One of the primary forces driving this transformation, according to Atwan, is the digital expertise demonstrated by the ISIS operatives, who have a commanding presence in social media. A second is that ISIS controls a swath of territory almost as large as Britain, lying between eastern Syria and western Iraq. As Jürgen Todenhöfer, who spent ten days in ISIS-controlled areas in both Iraq and Syria, stated categorically in January: “We have to understand that ISIS is a country now.”
I wish I could neatly summarize what took Atwan a book to set out and Ruthven a lengthy NYRB essay to encapsule. "Atwan explains," for example,
how the Islamic State’s media department employs an army of journalists, photographers, and editors to produce slick videos with high production values that are disseminated on the Internet without their source being detected. Activists use “virtual private networks” that conceal a user’s IP address, in conjunction with browsers—including one originally developed for US Navy intelligence—that enable the viewer to access the “dark Internet,” the anonymous zone frequented by child pornographers and other criminals.Unfortunately the subject as laid out even by Ruthven, is too long and complex for reasonable representation in a few sentences. Which also means that the case is beyond both the attention span and interest level of right-wing foreign-policy ideologues who are looking for arguments that, in a couple of sentences, press their ideological hot buttons. The process reminds me of nothing as much as the way we're always told that TV and movie projects to studio execs whose principal qualification is total ignorance of and lack of curiosity about the world around them.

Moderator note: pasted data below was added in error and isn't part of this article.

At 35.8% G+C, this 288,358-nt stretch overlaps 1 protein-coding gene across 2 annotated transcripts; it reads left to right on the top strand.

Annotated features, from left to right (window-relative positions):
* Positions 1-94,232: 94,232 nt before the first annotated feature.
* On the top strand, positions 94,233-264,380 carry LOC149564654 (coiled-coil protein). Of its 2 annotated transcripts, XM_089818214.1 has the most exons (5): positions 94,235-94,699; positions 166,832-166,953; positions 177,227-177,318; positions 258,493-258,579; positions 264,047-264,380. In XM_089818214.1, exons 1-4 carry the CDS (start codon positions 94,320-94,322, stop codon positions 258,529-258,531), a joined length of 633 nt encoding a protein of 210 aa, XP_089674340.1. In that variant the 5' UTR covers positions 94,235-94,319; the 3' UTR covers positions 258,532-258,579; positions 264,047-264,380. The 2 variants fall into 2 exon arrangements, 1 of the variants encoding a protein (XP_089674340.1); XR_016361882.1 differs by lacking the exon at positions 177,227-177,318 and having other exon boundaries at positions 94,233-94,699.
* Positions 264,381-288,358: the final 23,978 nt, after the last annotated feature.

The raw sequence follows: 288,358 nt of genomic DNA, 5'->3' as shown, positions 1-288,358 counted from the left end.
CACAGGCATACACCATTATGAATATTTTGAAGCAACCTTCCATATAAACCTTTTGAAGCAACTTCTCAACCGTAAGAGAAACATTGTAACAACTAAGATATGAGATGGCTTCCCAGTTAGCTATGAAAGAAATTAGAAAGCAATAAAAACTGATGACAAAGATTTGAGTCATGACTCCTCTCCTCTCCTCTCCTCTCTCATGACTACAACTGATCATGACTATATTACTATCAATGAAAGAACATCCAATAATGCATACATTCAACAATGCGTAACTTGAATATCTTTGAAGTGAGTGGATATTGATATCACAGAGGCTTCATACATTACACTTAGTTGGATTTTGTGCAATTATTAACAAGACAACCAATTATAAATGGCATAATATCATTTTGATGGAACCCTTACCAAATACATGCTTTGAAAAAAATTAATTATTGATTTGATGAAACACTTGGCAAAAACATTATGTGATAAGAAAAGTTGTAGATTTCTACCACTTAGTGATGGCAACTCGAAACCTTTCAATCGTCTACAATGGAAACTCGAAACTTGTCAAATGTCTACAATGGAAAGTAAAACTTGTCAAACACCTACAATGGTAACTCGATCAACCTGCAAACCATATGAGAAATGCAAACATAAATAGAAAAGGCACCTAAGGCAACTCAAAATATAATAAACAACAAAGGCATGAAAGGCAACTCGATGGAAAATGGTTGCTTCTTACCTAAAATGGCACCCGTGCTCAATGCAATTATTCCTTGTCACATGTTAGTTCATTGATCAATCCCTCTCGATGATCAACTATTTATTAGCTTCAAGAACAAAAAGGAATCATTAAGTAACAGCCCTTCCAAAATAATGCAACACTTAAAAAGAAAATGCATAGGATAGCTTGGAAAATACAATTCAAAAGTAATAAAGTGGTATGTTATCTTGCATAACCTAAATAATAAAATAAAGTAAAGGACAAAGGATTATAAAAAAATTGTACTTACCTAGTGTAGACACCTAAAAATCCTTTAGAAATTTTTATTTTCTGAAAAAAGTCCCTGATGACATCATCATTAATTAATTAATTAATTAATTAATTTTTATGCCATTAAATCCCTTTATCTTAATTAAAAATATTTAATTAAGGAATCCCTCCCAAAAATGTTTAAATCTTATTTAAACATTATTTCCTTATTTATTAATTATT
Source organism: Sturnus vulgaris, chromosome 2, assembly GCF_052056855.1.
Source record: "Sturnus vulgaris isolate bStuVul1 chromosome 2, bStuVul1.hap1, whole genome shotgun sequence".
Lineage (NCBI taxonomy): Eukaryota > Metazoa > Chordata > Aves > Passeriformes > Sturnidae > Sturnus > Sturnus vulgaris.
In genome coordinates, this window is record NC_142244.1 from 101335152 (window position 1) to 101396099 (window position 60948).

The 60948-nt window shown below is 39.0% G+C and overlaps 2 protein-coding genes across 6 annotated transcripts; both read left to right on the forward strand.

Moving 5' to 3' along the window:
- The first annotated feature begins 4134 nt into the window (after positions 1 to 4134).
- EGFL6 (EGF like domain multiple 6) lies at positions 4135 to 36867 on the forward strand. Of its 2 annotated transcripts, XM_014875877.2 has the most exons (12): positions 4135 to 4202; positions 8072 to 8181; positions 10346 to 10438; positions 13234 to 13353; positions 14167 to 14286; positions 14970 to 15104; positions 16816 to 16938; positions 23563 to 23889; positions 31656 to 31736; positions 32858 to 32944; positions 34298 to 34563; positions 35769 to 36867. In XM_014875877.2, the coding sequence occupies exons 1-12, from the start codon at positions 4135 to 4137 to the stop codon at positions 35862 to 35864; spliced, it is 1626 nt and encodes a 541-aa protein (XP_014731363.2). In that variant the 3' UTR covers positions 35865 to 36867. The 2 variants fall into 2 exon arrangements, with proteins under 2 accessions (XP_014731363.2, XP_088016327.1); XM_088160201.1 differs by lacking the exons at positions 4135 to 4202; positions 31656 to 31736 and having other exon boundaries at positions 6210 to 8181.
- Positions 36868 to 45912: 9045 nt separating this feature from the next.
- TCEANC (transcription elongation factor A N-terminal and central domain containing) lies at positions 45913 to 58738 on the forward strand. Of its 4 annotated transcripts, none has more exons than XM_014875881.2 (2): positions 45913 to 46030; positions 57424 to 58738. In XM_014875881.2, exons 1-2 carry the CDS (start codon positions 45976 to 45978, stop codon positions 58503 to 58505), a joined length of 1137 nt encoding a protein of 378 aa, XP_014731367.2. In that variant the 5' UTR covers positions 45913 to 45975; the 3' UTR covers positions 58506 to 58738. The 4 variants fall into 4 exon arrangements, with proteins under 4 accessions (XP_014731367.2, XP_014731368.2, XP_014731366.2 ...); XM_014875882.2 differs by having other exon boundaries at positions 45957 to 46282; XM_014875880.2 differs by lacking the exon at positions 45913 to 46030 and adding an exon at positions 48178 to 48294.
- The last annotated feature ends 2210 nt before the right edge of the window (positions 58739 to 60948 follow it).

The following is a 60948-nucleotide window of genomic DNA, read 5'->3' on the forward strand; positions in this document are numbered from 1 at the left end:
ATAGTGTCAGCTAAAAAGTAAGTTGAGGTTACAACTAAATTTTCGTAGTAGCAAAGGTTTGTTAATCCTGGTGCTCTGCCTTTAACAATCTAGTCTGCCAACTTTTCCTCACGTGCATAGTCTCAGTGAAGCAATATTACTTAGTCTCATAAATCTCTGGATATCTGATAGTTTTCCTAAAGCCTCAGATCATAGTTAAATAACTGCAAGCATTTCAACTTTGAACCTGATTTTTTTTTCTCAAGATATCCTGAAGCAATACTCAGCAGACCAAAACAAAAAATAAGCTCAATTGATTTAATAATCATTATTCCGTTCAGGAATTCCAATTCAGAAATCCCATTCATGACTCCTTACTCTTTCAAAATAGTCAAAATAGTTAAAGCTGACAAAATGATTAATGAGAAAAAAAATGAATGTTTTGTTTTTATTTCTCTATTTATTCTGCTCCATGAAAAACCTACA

"The obvious question that arises," Ruthven writes, "is, where will all of this end?" And the answer appears to be even scarier than one might have thought, because Baghdadi seems to be positioning ISIS as a rival in the Sunni world to what Atwan describes as the Saudi kingdom's "quasi-caliphal claim to lead the Muslim world as 'Guardian of the Two Holy Shrines' (Mecca and Medina)." ISIS, he points out, makes much of "the royal family’s love of luxury and acceptance of corruption which, it claims, renders its members ideologically and morally unfit for the task."
"By appropriating Wahhabism’s iconoclastic rhetoric," Ruthven begins his wind-up, "along with its anti-Shia theology, ISIS challenges the legitimacy of the Saudi rulers as guardians of Islam's holy places far more effectively than any republican movement." He began this piece with a vision conjured in The Guardian in November 2001 (i.e., two months after 9/11) by novelist James Buchan, a former Middle East correspondent: "the triumphant entry into Mecca of Osama bin Laden, the world’s most wanted terrorist." Now, Ruthven writes, "with Iraq and Syria falling apart and the US caught between conflicting impulses (fighting alongside Iran in Iraq while opposing it in Syria), it may only be a matter of time before the nightmare imagined by James Buchan becomes a reality."